Why did a piece of my tooth break off?
If a piece of your tooth breaks off, you might notice that the tooth is sensitive, painful, or swollen, but a broken or fractured tooth could also have no symptoms at all. The teeth can crack or fracture because of chronic tooth grinding or clenching, trauma, or simply due to age, and dentists can treat dental fractures and cracks with a number of different types of treatments, each of which will depend on the cause, location, and severity of the fracture.
Dental fractures are most prevalent on the front teeth of the top row, and on the teeth toward the back of the lower jaw. In most cases, a dental fracture affects only a single tooth, though in cases of significant trauma or injury, more teeth may be fractures. Additionally, people with dental cavities are more prone to dental fracture, even when the injury or impact isn’t as severe. The most common causes of dental fractures include behavioral or habitual factors, like chewing on ice or other hard objects or chronically grinding or clenching the teeth. Age is also a significant contributing factor for dental fractures that could cause a piece of the tooth to break off; many dental cracks and breaks occur after the age of 50. People with large dental fillings, multiple fillings, or root canals are more prone to dental fracture, as the amount of healthy, sturdy tooth material is less ample and the tooth is therefore more fragile. Of course, trauma to the face, which could commonly occur in bicycle mishaps, sports injuries, car accidents, and in cases of physical violence, is an unfortunate cause of dental fracture as well.
When a piece of someone’s tooth breaks off, that person has a condition called, appropriately, cracked tooth syndrome. When this causes symptoms, the symptoms could include pain, particularly pain that appears while chewing and then diminishes; sensitivity to temperature changes or excessively sweet food or drinks; a toothache that may come and go; and visible swelling around the tooth. In some cases, it’s clear that a piece of the tooth has broken off, but in others, it’s harder to tell, so if you suspect that your tooth is fractured, or if a piece actually breaks off and falls out, see your dentist right away. Prompt treatment increases the likelihood of a positive outcome.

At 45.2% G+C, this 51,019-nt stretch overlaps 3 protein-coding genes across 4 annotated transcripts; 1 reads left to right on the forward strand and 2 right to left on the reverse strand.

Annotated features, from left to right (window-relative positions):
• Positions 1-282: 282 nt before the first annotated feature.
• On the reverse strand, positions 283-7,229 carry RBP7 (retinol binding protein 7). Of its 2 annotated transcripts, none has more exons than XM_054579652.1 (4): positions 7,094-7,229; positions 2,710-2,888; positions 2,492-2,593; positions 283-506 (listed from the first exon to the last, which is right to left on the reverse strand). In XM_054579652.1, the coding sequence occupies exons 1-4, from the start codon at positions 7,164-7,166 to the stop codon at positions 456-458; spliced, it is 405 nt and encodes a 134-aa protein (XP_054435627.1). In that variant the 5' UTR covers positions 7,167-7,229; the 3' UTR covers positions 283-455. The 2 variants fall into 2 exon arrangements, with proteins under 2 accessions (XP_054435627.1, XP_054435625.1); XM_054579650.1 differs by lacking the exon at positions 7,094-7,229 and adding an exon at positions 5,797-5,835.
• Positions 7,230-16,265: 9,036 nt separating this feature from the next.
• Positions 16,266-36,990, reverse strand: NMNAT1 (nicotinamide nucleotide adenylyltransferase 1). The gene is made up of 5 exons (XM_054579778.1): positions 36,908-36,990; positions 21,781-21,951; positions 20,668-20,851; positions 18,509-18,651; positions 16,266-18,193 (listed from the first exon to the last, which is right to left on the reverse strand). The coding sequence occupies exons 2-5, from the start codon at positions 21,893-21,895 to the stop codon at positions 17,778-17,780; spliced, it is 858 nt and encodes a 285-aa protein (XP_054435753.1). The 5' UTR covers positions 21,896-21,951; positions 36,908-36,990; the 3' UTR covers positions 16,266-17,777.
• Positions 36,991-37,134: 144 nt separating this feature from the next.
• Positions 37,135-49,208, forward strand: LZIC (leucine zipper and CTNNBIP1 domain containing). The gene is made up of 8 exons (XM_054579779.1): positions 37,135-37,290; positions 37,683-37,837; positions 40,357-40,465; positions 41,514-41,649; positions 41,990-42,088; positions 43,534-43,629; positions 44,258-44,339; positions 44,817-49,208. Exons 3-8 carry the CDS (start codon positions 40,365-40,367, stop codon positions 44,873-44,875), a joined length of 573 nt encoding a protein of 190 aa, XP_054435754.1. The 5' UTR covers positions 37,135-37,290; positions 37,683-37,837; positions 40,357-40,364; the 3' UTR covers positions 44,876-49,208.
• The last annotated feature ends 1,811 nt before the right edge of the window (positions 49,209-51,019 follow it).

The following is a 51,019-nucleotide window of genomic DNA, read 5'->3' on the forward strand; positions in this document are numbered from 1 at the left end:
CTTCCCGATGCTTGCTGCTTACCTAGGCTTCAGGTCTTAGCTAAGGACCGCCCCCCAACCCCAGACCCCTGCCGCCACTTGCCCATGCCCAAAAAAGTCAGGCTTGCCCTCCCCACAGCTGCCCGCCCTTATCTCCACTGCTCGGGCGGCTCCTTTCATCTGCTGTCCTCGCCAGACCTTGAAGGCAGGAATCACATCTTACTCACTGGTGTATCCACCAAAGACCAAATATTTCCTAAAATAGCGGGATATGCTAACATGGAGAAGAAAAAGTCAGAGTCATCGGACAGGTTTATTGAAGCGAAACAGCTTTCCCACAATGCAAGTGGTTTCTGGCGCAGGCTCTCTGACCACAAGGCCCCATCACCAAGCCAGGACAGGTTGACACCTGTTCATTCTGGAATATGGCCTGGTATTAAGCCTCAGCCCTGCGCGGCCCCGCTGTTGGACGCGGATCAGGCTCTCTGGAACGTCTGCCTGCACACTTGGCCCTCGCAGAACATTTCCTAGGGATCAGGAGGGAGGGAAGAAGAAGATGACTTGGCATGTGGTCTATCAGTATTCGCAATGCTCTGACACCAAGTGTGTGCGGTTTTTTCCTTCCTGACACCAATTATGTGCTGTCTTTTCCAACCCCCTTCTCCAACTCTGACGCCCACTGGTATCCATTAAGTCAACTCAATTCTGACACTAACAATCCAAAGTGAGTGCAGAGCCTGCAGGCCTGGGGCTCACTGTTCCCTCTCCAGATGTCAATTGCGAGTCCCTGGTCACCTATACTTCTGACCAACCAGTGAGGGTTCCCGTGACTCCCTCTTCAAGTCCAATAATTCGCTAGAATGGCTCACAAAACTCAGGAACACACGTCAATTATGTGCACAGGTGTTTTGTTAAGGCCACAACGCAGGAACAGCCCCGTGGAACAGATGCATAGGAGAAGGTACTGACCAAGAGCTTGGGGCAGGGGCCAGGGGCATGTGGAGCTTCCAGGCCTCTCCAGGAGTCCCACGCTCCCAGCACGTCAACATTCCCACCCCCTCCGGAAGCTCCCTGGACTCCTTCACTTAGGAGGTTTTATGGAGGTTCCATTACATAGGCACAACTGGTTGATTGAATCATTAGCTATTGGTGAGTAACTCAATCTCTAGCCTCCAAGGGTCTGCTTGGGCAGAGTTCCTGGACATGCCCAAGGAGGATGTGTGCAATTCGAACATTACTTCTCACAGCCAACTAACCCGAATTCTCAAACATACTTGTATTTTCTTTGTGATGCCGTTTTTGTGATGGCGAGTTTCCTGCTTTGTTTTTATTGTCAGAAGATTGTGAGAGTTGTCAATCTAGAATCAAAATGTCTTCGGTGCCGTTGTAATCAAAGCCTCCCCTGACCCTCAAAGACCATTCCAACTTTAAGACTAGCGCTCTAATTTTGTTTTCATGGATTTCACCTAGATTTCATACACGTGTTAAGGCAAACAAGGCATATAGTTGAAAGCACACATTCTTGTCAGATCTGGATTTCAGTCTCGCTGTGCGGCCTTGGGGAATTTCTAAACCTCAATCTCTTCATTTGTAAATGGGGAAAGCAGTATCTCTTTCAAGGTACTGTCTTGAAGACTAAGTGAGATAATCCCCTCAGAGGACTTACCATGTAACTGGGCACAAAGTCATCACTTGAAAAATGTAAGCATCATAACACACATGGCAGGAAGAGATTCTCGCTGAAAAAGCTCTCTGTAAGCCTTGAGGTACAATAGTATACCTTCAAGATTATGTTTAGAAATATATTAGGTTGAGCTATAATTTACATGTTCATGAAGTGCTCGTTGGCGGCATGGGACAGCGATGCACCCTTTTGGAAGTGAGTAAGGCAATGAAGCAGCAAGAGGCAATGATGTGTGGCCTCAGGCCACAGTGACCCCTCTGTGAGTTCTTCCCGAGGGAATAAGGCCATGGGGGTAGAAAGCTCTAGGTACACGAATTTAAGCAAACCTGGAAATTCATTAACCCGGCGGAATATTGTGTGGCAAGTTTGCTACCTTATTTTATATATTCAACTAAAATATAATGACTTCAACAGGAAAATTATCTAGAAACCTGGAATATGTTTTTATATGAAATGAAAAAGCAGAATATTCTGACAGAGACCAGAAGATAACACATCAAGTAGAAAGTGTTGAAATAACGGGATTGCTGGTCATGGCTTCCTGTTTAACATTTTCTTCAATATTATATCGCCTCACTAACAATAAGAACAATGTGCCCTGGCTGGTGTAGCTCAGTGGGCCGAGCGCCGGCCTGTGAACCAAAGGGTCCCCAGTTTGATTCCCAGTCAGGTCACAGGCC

The dentist will diagnose your dental fracture by reviewing your symptoms and discussing possible causes of your cracked tooth syndrome. They will then perform a dental examination to see whether the tooth has broken or whether it’s been forced from the jaw, and they will determine which layers of the tooth have been affected and in what way. A visual examination can locate crack lines or fissures and can determine whether vertical fractures are present by checking for gum inflammation, and the dentist will also use techniques like staining or transillumination to pinpoint the location of the possible fracture. The dentist will assess your pain levels while biting and under applied pressure and will take x-rays and other images to determine whether the bone has been damaged or compromised as well. If your tooth fracture is severe, you may be referred to an endodontist, a dental specialist who treats issues with the dental pulp and roots of the teeth. If your tooth fracture is more mild and the effects are largely cosmetic, your dentist may recommend a dental veneer or bonding treatment. Either way, the only way to treat a fractured tooth is to start by seeing your dentist if you suspect that a piece of your tooth has broken off.